“That’s gonna be nice,” Stewart said. “We don’t have to budget for that in the upcoming year. There’s some positive things in the budget.”
The projected budget is short of last year’s $25.03 million plan by around $430,000. That amount and more was lost from the county’s MAEP allocations.
The new budget also reflects some federally-mandated changes — Loyd Star lost a teaching slot and Bogue Chitto picked it up due to equity requirements in Title I payments the district satisfied by examining student-teacher ratios.
Hugh Mathis, a West Lincoln booster, said during the public comment period he thought the government’s equity rule was a good idea, and he suggested applying similar logic to campus construction projects.
“I would like to see if one campus is getting $50,000 to build something, then I think every school should get the same amount of money for their campus,” he said.
Stewart pointed out the district’s facility work is not coded to a school location and each school’s budget is allocated on a per-pupil basis. Superintendent Mickey Myers said all the campuses are in good shape.
Gwen Schilling-Dickey, a former special education teacher with the district, read off three prepared questions aimed at the district’s per-student spending, Loyd Star’s agriculture program and the upcoming selection of the district’s first appointed superintendent.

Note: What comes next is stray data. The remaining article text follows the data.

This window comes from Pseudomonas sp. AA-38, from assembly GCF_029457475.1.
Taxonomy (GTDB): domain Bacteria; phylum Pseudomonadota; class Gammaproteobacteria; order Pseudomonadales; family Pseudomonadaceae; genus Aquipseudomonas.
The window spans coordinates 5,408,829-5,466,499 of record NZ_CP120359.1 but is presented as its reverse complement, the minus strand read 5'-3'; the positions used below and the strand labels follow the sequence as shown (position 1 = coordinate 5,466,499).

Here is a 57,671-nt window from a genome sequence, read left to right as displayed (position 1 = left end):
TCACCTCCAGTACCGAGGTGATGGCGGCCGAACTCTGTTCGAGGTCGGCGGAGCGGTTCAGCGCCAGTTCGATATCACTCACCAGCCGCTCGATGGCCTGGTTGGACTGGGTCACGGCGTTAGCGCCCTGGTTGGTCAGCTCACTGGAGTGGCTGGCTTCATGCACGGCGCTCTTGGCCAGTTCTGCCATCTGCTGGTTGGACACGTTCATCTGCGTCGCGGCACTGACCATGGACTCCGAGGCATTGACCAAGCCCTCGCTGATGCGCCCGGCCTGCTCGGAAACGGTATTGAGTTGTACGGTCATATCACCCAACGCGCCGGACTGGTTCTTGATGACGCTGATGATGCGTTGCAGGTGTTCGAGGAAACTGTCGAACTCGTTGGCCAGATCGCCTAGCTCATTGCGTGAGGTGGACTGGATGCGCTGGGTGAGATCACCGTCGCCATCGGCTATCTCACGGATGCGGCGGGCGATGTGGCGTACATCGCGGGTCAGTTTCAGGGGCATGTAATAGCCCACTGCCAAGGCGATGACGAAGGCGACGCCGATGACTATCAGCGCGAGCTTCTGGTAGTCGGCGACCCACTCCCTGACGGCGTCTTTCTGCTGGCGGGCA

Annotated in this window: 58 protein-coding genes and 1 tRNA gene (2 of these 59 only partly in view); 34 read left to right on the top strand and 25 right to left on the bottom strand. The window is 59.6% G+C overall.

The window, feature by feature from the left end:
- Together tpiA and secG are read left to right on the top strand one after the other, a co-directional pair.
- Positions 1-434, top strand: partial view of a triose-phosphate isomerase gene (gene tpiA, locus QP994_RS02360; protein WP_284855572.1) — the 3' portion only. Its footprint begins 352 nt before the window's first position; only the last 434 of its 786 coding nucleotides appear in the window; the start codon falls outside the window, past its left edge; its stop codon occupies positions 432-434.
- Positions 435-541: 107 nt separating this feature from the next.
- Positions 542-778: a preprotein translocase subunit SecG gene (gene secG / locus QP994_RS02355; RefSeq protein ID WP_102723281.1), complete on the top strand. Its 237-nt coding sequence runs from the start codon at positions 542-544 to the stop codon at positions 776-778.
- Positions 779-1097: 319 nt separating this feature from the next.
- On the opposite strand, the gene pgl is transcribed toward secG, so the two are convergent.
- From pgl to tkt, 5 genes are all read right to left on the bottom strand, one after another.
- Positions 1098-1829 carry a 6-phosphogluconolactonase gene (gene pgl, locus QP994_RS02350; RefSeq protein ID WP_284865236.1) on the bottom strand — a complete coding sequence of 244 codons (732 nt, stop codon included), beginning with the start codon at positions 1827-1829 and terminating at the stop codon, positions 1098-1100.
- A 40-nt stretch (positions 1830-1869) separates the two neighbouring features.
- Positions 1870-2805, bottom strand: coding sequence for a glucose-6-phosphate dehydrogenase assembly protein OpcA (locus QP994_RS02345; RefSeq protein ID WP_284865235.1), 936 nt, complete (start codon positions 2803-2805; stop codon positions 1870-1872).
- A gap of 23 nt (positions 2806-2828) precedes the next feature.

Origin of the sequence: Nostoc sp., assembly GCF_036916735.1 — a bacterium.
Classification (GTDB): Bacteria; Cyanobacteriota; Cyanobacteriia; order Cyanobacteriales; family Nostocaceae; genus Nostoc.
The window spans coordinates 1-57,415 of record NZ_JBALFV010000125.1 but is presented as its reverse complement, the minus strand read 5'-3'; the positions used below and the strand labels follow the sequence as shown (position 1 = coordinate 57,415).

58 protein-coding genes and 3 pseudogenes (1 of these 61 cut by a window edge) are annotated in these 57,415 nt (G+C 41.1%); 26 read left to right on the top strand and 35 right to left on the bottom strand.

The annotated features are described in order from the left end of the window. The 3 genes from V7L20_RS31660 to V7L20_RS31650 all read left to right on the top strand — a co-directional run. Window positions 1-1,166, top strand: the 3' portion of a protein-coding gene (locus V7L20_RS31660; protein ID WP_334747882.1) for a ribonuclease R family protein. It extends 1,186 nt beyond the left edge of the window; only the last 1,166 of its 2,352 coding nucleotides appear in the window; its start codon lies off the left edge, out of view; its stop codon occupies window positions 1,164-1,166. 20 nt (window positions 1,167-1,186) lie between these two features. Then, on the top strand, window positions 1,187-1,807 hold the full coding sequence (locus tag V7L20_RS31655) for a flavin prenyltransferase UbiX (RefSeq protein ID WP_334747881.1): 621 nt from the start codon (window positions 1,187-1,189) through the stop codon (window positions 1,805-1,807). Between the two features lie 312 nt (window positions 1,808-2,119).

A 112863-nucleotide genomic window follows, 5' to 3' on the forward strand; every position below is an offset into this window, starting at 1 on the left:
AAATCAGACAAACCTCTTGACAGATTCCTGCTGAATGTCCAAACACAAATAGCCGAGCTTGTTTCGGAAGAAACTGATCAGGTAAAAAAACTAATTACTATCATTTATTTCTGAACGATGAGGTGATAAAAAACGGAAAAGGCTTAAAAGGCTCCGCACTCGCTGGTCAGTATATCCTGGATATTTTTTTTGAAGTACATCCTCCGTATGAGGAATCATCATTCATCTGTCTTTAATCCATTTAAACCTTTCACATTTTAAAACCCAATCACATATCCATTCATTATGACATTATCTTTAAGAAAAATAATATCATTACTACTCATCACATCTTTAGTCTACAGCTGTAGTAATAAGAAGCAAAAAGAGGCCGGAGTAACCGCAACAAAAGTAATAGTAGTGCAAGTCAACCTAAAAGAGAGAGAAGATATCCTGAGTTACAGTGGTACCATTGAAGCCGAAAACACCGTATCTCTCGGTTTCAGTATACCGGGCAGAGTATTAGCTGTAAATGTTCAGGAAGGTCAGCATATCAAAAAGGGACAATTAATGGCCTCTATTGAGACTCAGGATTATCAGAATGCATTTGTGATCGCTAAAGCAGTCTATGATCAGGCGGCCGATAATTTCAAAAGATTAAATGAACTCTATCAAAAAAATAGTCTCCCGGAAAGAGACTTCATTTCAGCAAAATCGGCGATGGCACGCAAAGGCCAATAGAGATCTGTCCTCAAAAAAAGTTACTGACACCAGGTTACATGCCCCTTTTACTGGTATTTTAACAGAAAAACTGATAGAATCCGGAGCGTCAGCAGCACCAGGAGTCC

She read from a a 2015/16 Mississippi Department of Education report showing the district’s per-student spending at $7,359, which was at least $2,000 below every neighboring district. She asked the board if the proposed budget addressed the perceived shortfall.
“Are we really using the ad valorem system for our students, or are we using it politically to say, ‘We’re not going to raise your taxes?’” Dickey asked. “Our admin costs are not significantly above the state average, but if we’re way below on our pupil expenditure, why are we any above the state average on administration?”
Stewart said per-pupil costs are not an accurate way to gauge how much money the district puts toward each student — a breakdown of instructional costs in the classroom would be better, he said. At Dickey’s request, he said he would prepare the information for the next board meeting.